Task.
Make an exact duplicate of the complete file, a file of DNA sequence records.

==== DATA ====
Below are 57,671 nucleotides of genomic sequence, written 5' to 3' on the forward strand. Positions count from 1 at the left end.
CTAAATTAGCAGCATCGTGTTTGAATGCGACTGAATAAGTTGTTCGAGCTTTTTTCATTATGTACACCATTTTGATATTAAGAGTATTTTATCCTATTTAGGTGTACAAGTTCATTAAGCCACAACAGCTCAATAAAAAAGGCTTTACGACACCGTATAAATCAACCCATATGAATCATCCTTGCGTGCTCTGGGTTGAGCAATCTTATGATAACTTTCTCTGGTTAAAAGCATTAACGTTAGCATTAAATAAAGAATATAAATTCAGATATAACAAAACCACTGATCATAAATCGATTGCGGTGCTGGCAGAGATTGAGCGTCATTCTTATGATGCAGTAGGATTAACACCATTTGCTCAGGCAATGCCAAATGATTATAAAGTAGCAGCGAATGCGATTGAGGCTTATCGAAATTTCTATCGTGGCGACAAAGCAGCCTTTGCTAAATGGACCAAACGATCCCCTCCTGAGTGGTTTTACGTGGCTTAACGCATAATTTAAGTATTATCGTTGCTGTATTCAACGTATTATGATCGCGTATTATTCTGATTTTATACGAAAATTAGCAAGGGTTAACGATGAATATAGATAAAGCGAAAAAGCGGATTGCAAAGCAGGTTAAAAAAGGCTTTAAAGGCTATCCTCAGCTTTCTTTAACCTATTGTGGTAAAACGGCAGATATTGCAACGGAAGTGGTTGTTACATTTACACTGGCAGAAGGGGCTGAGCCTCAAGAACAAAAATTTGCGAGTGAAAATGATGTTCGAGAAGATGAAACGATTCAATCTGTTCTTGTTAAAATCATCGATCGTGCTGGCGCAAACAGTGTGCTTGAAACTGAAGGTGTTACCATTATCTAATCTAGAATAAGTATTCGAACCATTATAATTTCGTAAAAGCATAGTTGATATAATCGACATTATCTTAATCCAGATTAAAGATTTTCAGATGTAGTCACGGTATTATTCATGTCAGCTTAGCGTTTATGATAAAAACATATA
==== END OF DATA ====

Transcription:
Below are 57,671 nucleotides of genomic sequence, written 5' to 3' on the forward strand. Positions count from 1 at the left end.
CTAAATTAGCAGCATCGTGTTTGAATGCGACTGAATAAGTTGTTCGAGCTTTTTTCATTATGTACACCATTTTGATATTAAGAGTATTTTATCCTATTTAGGTGTACAAGTTCATTAAGCCACAACAGCTCAATAAAAAAGGCTTTACGACACCGTATAAATCAACCCATATGAATCATCCTTGCGTGCTCTGGGTTGAGCAATCTTATGATAACTTTCTCTGGTTAAAAGCATTAACGTTAGCATTAAATAAAGAATATAAATTCAGATATAACAAAACCACTGATCATAAATCGATTGCGGTGCTGGCAGAGATTGAGCGTCATTCTTATGATGCAGTAGGATTAACACCATTTGCTCAGGCAATGCCAAATGATTATAAAGTAGCAGCGAATGCGATTGAGGCTTATCGAAATTTCTATCGTGGCGACAAAGCAGCCTTTGCTAAATGGACCAAACGATCCCCTCCTGAGTGGTTTTACGTGGCTTAACGCATAATTTAAGTATTATCGTTGCTGTATTCAACGTATTATGATCGCGTATTATTCTGATTTTATACGAAAATTAGCAAGGGTTAACGATGAATATAGATAAAGCGAAAAAGCGGATTGCAAAGCAGGTTAAAAAAGGCTTTAAAGGCTATCCTCAGCTTTCTTTAACCTATTGTGGTAAAACGGCAGATATTGCAACGGAAGTGGTTGTTACATTTACACTGGCAGAAGGGGCTGAGCCTCAAGAACAAAAATTTGCGAGTGAAAATGATGTTCGAGAAGATGAAACGATTCAATCTGTTCTTGTTAAAATCATCGATCGTGCTGGCGCAAACAGTGTGCTTGAAACTGAAGGTGTTACCATTATCTAATCTAGAATAAGTATTCGAACCATTATAATTTCGTAAAAGCATAGTTGATATAATCGACATTATCTTAATCCAGATTAAAGATTTTCAGATGTAGTCACGGTATTATTCATGTCAGCTTAGCGTTTATGATAAAAACATATA